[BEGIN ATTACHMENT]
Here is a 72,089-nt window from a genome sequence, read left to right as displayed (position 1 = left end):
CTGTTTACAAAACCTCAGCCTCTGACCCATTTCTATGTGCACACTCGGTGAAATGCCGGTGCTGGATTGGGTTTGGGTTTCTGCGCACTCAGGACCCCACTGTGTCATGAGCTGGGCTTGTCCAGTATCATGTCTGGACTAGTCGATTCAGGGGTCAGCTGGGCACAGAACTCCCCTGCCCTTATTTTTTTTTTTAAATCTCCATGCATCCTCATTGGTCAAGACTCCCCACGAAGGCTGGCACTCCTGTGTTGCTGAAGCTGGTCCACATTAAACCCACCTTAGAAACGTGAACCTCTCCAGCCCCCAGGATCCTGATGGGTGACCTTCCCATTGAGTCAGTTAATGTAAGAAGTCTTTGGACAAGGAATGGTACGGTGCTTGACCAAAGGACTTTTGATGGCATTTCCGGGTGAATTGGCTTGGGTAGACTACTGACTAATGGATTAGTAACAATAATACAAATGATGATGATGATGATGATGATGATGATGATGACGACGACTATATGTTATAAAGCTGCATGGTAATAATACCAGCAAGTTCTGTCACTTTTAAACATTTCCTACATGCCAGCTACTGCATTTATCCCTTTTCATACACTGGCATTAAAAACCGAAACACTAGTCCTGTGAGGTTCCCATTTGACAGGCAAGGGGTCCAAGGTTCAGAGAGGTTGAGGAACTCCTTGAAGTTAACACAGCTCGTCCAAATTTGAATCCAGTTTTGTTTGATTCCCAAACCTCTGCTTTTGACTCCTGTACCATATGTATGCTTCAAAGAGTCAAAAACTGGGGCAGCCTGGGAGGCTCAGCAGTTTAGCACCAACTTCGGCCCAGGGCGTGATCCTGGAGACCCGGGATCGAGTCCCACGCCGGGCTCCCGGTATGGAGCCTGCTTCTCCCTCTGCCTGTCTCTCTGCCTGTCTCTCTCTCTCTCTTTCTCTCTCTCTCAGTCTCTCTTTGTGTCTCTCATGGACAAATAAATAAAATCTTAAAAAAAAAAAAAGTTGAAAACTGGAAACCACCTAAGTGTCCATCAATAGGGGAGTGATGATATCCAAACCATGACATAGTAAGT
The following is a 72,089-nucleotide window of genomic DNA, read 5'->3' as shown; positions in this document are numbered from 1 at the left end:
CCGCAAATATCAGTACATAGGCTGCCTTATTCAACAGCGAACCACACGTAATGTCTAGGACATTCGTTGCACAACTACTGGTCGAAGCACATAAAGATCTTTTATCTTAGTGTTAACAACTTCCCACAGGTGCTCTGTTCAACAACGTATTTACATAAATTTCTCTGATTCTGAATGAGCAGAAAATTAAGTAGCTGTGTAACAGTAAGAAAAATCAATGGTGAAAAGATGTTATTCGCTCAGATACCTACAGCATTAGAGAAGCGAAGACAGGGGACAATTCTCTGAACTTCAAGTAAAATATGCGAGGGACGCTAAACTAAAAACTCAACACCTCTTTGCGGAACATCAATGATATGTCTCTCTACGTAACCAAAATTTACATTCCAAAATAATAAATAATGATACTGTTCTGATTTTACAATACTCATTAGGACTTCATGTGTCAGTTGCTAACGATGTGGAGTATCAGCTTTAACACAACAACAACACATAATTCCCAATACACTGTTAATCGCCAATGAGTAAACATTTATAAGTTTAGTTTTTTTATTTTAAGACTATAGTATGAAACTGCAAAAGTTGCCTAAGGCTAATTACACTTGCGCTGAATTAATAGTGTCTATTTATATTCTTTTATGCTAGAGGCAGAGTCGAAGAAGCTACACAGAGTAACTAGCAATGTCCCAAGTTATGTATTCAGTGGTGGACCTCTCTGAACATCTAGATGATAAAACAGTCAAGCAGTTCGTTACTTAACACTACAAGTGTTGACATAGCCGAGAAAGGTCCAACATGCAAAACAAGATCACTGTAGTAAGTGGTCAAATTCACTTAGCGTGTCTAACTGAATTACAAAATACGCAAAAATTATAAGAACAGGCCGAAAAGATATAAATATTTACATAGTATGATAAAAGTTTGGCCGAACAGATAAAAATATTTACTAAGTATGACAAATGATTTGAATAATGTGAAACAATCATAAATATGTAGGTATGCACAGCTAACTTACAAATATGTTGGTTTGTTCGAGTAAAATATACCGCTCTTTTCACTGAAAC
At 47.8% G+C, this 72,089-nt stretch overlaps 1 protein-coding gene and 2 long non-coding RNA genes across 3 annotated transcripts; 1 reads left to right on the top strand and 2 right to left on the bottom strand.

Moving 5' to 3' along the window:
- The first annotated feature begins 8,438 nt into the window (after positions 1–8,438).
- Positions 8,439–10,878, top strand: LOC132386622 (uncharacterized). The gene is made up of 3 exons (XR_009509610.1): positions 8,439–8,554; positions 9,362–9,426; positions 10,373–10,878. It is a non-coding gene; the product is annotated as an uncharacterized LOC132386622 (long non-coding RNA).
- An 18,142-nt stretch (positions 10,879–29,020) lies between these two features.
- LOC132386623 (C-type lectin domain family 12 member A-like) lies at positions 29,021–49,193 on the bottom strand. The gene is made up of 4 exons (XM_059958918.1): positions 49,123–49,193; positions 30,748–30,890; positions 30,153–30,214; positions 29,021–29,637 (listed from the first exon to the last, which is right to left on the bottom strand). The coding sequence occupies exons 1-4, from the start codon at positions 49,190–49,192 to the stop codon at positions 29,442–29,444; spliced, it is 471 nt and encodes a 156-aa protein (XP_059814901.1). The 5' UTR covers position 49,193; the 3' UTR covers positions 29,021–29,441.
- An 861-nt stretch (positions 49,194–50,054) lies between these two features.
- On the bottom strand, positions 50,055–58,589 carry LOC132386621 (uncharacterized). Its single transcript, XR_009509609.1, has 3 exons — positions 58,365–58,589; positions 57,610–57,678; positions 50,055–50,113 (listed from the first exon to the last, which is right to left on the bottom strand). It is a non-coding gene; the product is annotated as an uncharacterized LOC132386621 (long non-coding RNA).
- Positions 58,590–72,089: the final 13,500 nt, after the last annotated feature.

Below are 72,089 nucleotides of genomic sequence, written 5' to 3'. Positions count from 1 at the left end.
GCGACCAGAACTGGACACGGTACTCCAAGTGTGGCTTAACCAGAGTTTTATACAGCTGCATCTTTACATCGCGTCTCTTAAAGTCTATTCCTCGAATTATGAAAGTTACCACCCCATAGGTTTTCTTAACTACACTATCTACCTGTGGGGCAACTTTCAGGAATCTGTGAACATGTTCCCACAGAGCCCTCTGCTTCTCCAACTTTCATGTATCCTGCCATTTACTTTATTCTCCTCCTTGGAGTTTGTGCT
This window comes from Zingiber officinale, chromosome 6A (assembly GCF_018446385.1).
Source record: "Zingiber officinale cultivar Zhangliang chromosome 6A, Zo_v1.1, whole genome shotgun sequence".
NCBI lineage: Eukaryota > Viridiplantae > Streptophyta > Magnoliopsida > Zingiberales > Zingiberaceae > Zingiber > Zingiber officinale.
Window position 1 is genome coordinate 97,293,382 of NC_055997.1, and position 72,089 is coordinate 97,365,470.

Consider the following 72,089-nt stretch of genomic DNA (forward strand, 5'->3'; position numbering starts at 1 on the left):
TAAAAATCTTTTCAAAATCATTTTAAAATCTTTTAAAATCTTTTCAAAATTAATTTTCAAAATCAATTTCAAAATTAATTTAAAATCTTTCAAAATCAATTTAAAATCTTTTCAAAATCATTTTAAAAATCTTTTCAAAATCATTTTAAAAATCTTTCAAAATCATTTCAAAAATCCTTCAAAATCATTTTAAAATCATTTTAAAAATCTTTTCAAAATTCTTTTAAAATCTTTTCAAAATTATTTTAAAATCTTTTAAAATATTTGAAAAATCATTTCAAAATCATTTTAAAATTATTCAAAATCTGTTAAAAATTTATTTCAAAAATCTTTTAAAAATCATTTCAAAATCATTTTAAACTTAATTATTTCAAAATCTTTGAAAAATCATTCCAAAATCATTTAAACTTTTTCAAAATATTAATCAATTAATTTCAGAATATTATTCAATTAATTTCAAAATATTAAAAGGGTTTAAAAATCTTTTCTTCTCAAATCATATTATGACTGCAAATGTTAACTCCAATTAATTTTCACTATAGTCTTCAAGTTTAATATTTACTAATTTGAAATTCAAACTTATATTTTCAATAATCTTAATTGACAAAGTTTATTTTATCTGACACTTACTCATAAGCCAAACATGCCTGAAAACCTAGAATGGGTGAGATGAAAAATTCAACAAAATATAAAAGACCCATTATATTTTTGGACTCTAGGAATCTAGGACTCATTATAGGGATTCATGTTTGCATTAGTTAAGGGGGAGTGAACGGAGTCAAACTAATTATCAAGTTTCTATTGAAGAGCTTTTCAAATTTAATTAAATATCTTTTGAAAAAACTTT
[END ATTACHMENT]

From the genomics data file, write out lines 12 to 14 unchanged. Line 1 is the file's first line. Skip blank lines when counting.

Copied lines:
- On the bottom strand, positions 50,055–58,589 carry LOC132386621 (uncharacterized). Its single transcript, XR_009509609.1, has 3 exons — positions 58,365–58,589; positions 57,610–57,678; positions 50,055–50,113 (listed from the first exon to the last, which is right to left on the bottom strand). It is a non-coding gene; the product is annotated as an uncharacterized LOC132386621 (long non-coding RNA).
- Positions 58,590–72,089: the final 13,500 nt, after the last annotated feature.

Below are 72,089 nucleotides of genomic sequence, written 5' to 3'. Positions count from 1 at the left end.